NetApp, Spinnaker, GX, CoralFS … and the Pantywaist “Product Managers”

Could Have Been a Fanboy

I’ve been a NetApp customer in one form or another for 12 years. I know their products very well and I work in a large NetApp environment with over 18 filers. My Filers are very busy and some are really scaled out. I know OnTap better than a lot of guys who work at NetApp who are friends of mine. I wish them well, but I feel a bit like a neglected spouse. When are they going to stop patting themselves on the back for doing mainly hardware refreshes and get down to the business of integrating the Spinnaker technology they’ve spent years marginalizing and internally fighting?

The promise of GX – Squandering Spinnaker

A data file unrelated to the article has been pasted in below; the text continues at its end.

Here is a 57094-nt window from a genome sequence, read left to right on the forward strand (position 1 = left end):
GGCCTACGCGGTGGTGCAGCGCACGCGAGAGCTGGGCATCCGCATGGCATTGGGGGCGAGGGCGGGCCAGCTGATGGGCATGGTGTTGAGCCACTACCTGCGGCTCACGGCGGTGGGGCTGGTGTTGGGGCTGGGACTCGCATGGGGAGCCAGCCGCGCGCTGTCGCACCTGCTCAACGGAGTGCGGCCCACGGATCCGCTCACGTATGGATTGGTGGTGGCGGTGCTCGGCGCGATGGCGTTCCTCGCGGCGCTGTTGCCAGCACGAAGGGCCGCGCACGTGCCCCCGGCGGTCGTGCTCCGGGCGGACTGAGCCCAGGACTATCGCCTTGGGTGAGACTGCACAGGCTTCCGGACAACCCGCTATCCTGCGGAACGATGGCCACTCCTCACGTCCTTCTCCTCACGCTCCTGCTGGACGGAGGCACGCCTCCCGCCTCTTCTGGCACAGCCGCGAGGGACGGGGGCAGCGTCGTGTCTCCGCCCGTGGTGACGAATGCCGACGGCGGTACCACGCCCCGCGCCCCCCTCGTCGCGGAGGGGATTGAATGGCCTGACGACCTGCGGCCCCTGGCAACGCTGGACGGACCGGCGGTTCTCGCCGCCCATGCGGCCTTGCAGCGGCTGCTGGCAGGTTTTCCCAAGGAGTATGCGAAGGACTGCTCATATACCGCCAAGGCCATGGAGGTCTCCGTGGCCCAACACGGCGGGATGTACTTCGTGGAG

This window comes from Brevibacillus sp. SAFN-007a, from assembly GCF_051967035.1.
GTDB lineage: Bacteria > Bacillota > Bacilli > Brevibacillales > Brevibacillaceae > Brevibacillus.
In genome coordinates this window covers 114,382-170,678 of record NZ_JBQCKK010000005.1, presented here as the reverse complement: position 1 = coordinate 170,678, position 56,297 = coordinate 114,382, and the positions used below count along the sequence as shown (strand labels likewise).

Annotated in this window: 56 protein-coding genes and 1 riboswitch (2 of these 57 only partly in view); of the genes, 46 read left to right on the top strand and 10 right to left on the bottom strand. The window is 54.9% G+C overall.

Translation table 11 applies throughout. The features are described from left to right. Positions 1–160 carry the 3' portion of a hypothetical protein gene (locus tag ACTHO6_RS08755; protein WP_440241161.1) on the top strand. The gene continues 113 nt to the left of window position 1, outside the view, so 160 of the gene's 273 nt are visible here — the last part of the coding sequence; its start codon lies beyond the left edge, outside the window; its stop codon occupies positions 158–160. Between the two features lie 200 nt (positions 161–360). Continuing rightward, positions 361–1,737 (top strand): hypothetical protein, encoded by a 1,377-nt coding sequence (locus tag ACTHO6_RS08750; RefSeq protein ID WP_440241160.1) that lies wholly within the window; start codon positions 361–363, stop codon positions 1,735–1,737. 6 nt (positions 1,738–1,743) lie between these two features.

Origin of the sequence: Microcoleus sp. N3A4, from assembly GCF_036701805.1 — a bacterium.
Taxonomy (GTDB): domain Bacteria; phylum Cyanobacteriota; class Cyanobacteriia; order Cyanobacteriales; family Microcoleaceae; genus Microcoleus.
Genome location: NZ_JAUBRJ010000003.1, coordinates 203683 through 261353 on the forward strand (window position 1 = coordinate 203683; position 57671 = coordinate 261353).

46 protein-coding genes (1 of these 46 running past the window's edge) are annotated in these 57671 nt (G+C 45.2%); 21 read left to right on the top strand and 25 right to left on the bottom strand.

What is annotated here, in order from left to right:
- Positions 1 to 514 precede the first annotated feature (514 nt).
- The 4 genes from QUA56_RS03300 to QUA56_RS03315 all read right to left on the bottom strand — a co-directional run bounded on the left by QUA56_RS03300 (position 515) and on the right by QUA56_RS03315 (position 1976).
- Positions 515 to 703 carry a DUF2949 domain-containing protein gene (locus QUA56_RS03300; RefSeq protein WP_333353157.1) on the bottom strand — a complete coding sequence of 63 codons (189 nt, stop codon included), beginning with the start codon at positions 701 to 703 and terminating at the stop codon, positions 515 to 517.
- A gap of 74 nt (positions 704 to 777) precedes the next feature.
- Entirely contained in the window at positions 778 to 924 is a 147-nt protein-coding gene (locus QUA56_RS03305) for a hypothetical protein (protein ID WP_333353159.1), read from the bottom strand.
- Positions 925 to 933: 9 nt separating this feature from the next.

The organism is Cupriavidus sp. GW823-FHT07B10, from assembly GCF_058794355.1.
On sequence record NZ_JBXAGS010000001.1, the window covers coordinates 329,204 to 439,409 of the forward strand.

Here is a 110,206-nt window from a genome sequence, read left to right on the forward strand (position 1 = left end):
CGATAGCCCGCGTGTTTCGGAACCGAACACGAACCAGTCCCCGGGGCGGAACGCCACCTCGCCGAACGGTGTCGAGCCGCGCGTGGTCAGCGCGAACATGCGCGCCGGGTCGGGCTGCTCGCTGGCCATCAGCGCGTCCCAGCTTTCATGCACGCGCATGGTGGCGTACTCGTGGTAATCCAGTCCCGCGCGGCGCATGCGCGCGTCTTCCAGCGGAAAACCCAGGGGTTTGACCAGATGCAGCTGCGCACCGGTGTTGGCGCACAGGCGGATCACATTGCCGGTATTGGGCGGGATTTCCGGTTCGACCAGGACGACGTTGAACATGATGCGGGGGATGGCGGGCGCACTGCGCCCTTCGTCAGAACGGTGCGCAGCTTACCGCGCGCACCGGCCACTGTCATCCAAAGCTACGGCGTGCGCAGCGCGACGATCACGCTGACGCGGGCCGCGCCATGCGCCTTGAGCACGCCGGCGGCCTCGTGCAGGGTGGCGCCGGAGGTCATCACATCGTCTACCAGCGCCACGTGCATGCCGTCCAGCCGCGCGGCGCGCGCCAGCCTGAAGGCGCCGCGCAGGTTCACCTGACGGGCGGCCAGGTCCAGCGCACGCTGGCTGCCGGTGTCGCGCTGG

When NetApp announced it would buy Spinnaker in late 2003 a lot of execs, market droids, and product managers told the press that they intended to use their scale-out approach to strengthen NetApp’s own product line. Rather than truly integrate it with OnTap they created the “GX” line. They saw the global namespace scale out model as only being appealing to HPC and entertainment markets. They failed to get the feedback that “limiting us to slice-and-dice 32-bit 16TB aggregates really sucks” from their customers. I can tell you that we were saying it. I know I wasn’t the only one. NetApp’s OnTap continued to provide great performance and stability so we hung out and tried to be patient while they promised that OnTap would soon brandish the power of the Spinnaker model without affecting OnTap’s performance and stability.